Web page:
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I have the two following questions:

  1. Imagine I have two sets of observations, and both sets have a lognormal distribution. Now, given I look at the union of the two sets - is the distribution still a lognormal?

  2. Given now I have again a set of observations with lognormal distribution. Given I add or subtract a scalar to $LogN(\mu, \sigma^2)$, what happens to each observation. Let's say I have a right shift of +2. Does that imply, that the value of each observation is bigger by 2?

Thanks

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  1. This is true only if the parameters of both populations are the same. Otherwise you may end up with a bimodal sample. In order to check this you may want to use a test of homogeneity. See

http://www.ltcconline.net/greenl/Courses/201/Regression/HomogeneityCollaborative/homogeneity.html

This can be done either by using parametric or nonparametric methods. See also page 92 of "Statistical Inference in Science" by D. Sprott.

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  • $\begingroup$ thank you..is this true for the union of arbitrary distributions, that the union's distribution is the same as the original distribution given the parameters of the original distributions are (approximately) the same? But the parameters of the distributions union is not the same as the orignal parameters I assume? And after all: Why exactly is this the case? Thank you^1000 $\endgroup$ – Pugl Mar 12 '13 at 17:50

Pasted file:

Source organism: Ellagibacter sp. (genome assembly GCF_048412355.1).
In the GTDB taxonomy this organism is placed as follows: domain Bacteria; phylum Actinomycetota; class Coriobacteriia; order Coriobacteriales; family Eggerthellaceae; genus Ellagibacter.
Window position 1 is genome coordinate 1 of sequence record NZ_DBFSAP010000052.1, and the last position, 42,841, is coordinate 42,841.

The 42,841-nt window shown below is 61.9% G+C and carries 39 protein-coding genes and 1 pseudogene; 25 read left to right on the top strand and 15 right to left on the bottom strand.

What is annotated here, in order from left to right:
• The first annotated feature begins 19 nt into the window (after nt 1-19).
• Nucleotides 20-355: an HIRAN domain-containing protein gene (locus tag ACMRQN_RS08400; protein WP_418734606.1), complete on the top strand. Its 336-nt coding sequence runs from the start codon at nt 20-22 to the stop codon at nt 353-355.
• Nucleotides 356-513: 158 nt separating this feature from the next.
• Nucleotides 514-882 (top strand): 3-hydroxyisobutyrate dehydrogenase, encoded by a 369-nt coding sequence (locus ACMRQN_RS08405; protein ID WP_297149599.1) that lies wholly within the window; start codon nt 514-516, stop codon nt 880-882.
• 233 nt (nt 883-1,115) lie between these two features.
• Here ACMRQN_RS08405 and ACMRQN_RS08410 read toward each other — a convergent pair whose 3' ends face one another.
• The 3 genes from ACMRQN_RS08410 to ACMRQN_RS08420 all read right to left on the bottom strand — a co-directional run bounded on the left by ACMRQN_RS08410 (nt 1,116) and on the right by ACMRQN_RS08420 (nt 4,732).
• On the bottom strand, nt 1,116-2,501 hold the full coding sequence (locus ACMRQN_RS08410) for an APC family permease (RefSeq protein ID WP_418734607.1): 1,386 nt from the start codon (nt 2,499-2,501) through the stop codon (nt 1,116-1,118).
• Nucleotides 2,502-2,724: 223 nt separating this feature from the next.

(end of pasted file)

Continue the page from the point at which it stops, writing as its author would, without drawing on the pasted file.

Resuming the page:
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    $\begingroup$ When two sets of observations appear to have the same distribution, they can be viewed as two independent sets of iid draws from that common distribution, whence the unions of these observations will appear to have the same distribution. (A union of distributions makes no sense; the concept you may be referring to is a mixture.) $\endgroup$ – whuber Mar 12 '13 at 18:20
  • $\begingroup$ I didn't mean "union of distributions" but "union of observations". I thought that would make some sense. Anyway: Thank you! what about the question regarding the shift? $\endgroup$ – Pugl Mar 12 '13 at 18:26

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